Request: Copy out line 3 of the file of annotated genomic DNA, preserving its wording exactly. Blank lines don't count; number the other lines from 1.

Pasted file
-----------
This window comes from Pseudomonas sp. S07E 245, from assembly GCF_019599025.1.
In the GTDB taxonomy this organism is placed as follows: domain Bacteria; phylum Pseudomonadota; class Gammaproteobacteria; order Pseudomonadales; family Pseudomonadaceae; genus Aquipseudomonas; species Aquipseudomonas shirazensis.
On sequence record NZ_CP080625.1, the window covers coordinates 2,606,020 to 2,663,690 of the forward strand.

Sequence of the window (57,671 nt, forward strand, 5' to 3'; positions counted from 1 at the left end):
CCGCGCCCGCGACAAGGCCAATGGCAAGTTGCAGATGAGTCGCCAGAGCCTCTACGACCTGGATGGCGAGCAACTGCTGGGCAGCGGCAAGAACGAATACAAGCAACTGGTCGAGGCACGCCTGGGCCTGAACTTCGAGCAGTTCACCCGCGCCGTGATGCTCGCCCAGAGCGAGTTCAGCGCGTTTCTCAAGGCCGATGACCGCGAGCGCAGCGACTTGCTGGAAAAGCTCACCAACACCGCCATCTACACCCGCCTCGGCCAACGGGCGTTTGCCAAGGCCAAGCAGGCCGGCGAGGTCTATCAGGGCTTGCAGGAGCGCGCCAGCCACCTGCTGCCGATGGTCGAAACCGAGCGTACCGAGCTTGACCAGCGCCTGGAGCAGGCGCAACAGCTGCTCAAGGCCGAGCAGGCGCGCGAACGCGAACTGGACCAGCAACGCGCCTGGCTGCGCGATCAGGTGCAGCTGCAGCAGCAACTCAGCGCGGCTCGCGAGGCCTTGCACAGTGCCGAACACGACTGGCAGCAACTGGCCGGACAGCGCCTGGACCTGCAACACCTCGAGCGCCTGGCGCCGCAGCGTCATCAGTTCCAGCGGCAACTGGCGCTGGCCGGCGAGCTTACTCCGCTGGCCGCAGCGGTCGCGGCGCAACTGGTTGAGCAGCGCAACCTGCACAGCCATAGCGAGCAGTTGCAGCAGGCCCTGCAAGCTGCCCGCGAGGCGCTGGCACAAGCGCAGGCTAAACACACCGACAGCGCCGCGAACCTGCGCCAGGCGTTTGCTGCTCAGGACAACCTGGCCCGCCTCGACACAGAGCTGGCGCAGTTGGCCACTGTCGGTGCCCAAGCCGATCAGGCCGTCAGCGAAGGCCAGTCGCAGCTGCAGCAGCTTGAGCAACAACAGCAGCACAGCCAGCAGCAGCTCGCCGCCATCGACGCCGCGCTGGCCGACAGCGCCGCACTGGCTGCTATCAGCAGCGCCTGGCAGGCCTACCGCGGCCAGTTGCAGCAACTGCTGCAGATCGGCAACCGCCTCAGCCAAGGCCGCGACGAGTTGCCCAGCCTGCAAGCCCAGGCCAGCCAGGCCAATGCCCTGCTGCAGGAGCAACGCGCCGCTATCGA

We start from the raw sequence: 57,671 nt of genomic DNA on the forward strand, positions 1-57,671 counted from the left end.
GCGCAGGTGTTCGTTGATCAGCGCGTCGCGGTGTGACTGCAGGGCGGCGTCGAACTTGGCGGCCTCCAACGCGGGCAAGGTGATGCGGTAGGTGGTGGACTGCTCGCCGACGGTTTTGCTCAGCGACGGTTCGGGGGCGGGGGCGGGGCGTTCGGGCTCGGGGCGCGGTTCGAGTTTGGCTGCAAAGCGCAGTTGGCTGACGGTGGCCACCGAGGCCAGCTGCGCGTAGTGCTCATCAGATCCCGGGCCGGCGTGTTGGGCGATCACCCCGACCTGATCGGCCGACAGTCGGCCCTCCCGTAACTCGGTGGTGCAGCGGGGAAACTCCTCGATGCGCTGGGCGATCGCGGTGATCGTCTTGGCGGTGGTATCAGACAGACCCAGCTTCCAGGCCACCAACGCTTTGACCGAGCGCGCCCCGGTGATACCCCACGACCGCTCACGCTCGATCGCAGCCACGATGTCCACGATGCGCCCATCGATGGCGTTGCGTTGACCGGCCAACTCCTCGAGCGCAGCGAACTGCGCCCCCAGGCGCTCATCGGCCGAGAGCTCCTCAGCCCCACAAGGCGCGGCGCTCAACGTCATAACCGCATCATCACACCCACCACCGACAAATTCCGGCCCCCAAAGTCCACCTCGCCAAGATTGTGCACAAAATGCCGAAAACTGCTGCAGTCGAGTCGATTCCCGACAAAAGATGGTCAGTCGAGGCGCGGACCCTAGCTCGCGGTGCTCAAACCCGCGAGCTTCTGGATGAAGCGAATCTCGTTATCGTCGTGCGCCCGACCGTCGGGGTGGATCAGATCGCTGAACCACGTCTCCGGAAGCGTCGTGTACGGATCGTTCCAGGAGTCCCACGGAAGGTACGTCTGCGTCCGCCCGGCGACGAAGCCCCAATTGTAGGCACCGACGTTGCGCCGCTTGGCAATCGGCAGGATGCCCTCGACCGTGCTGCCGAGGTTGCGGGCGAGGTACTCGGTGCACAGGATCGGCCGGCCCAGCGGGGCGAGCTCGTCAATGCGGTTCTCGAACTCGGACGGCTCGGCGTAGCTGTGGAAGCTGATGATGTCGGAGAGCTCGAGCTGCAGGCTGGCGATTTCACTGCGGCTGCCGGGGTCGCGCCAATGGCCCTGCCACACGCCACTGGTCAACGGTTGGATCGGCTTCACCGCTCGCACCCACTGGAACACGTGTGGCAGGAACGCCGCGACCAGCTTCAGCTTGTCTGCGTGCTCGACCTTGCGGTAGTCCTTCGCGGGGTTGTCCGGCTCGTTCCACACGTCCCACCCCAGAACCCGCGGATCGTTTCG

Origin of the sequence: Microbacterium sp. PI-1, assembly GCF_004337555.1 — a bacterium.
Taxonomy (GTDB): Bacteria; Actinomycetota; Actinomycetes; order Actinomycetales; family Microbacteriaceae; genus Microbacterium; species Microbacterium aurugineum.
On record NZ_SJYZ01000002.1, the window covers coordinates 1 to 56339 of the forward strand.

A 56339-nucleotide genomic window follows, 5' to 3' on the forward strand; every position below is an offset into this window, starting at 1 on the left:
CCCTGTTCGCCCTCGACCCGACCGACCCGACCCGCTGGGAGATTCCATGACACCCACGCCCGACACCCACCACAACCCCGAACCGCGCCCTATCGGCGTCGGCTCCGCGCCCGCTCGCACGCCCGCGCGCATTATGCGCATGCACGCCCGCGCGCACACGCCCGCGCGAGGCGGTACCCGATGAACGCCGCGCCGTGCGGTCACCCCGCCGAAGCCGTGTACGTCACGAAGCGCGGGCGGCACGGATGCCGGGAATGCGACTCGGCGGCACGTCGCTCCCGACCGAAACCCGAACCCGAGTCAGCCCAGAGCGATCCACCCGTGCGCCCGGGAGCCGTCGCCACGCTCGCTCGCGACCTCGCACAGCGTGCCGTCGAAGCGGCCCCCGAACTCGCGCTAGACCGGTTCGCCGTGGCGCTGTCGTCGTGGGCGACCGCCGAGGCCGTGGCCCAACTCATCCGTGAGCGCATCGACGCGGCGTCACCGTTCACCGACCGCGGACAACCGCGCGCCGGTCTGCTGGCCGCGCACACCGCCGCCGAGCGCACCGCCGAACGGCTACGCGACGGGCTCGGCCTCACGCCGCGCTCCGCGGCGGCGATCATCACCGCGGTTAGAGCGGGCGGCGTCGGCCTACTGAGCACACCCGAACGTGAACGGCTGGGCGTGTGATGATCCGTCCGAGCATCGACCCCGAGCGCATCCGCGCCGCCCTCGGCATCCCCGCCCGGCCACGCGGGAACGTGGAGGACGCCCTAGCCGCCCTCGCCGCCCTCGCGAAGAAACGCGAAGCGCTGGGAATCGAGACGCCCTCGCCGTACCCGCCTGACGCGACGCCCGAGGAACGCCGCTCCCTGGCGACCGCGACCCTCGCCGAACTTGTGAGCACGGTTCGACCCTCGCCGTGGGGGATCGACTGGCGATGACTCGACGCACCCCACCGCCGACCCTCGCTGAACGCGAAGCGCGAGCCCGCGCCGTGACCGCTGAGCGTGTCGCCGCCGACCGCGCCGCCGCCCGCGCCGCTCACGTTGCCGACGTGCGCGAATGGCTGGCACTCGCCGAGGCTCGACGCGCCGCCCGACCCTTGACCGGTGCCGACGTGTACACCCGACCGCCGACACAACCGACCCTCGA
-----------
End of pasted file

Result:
On sequence record NZ_CP080625.1, the window covers coordinates 2,606,020 to 2,663,690 of the forward strand.